Prior Authorization Endangers Patients

November 28, 2018

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Why are health plans permitted to tell doctors how to practice medicine?  Have you questioned this dangerous assertion of corporate power over the physician, who has 11 to 15 years of training, or have you just accepted it?

To get access to the health plan’s captive enrollees, physicians sign contracts with plans that often require them to comply with the plan’s prior authorization requirements. These requirements often hurt patients, and are wholly unethical. 

Prior authorization (“PriorAuth”) is the process that requires physicians to ask the health plan for permission to treat the patient the way the physician—the only one in the room with the patient and the only one with a professional obligation to the patient—believes the patient should be treated. In short, PriorAuth is how the health plan controls doctors, restricts access to care, and generates profit. 

Health plans and their PriorAuth requirements are embraced by Congress.  Single-payer supporter, Senator Ted Kennedy got the HMO Act of 1973 passed to establish HMOs, now called health plans, nationwide. HillaryCare would have used HMOs to run a national health care system. Medicare Advantage (the HMO/health plan version of Medicare) became law in a GOP Congress. The Democrat’s Affordable Care Act (ACA) forced almost everyone into a health plan and gave them billions in federal subsidies. And most GOP “repeal” proposals include continued generous taxpayer-funded subsidies to health plans through ACA “state innovation” grants. This redistribution program to enrich health plans is called “reinsurance.”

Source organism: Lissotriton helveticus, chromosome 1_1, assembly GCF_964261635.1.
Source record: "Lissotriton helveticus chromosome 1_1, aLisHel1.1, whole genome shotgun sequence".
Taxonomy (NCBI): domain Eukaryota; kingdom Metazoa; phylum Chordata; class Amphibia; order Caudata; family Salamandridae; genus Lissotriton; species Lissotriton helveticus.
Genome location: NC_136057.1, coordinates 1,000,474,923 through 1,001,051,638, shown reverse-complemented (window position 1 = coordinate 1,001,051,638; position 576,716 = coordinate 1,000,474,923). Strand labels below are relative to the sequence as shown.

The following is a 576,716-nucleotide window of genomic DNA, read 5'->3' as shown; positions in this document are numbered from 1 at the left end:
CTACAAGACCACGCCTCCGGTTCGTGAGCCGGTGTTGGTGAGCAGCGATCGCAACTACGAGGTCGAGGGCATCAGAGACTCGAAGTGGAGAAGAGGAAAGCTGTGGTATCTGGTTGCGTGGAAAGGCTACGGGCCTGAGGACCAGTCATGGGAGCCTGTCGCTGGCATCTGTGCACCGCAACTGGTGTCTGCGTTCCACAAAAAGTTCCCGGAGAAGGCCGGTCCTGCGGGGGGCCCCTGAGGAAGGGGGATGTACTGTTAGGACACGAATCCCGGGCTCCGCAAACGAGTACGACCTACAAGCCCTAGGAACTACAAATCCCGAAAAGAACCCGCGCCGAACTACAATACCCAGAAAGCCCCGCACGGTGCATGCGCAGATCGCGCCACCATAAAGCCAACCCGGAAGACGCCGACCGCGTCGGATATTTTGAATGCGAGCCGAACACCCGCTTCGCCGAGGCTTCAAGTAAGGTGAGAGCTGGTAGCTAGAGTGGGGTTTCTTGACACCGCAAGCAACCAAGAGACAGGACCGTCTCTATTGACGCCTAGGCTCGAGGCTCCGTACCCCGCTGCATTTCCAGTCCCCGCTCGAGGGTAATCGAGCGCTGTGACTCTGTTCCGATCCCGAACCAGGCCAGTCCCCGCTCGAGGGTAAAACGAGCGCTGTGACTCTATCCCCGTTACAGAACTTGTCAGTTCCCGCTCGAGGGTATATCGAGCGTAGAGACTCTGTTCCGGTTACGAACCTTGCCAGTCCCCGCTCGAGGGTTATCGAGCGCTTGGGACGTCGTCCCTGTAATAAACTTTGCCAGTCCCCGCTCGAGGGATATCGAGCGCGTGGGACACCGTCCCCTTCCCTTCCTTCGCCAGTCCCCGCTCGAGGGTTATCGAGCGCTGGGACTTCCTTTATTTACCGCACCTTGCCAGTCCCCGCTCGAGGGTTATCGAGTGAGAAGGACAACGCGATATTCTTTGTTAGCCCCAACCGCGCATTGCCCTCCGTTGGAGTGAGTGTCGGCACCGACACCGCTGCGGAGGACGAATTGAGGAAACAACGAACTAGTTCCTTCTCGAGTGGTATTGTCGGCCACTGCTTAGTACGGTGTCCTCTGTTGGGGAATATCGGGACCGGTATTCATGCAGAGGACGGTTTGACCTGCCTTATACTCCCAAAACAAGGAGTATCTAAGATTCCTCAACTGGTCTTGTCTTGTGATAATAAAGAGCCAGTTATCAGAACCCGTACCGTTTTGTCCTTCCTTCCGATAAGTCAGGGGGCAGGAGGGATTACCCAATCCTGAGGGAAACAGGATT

PriorAuth endangers patients.  According to an American Medical Association study reported this month, 92 percent of physicians believe PriorAuth has a negative impact on clinical outcomes. Waiting for permission from a health plan delays treatment. Importantly, 72 percent of surveyed physicians in May said PriorAuth can lead patients to abandon a recommended course of treatment. Medical practices complete an average of 30 PriorAuth submissions weekly, and spend an average of 14.6 hours per week working on data entry and other tasks related to processing and submitting them.

PriorAuth is a menace to patients and doctors alike. For example, the AMA notes the following written comments from two individuals:

“When I started here the only procedures requiring prior authorizations were surgeries,” wrote Robin S., who works at a urology practice. “Now medications, radiology and in-office procedures require prior authorization or you do not get paid.”

“I have had to make multiple calls and wait as long as two weeks trying to obtain authorization for an MRI when there were abnormal mammogram or pelvic sonogram findings,” wrote Dr. Nina S.

What if you were Dr. Nina’s patient?  America isn’t yet Canada. We don’t have a single-payer system. But we are embracing a corporateversion of socialized medicine, causing delays, denials, and dangerous outsider control of doctor’s decisions. 

In a free society, this is unacceptable. Ask Congress to repeal the ACA prohibition on real insurance: catastrophic indemnity medical insurance, also called Major Medical.

Let’s bring real (and affordable) medical insurance back.

In freedom,

Twila Brase, RN, PHN
President and Co-founder